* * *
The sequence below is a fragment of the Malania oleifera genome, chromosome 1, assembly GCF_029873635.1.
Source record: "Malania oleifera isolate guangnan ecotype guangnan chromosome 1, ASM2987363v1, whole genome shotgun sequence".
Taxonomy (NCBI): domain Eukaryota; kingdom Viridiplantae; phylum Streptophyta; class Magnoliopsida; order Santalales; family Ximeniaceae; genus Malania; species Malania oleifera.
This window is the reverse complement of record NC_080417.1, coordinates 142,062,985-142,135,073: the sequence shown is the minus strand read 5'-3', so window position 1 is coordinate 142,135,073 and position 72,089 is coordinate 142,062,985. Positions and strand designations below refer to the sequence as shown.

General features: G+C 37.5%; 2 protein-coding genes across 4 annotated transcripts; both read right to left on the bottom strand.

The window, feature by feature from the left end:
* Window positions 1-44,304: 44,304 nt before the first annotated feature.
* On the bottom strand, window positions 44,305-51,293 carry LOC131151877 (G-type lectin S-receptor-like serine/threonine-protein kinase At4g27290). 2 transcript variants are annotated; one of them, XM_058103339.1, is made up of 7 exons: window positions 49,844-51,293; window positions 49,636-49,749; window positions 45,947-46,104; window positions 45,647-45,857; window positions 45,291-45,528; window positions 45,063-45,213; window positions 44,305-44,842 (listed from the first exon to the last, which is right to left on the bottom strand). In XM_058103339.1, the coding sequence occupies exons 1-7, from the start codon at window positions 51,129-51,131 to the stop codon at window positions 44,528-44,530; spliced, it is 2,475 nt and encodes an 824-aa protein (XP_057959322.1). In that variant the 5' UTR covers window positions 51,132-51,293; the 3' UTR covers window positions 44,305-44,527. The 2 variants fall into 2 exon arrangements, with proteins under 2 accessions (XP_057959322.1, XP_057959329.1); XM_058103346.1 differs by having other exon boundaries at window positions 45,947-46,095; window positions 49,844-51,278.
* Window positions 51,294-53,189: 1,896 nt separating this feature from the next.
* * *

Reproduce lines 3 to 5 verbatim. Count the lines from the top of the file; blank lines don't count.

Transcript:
Taxonomy (NCBI): domain Eukaryota; kingdom Viridiplantae; phylum Streptophyta; class Magnoliopsida; order Santalales; family Ximeniaceae; genus Malania; species Malania oleifera.
This window is the reverse complement of record NC_080417.1, coordinates 142,062,985-142,135,073: the sequence shown is the minus strand read 5'-3', so window position 1 is coordinate 142,135,073 and position 72,089 is coordinate 142,062,985. Positions and strand designations below refer to the sequence as shown.

General features: G+C 37.5%; 2 protein-coding genes across 4 annotated transcripts; both read right to left on the bottom strand.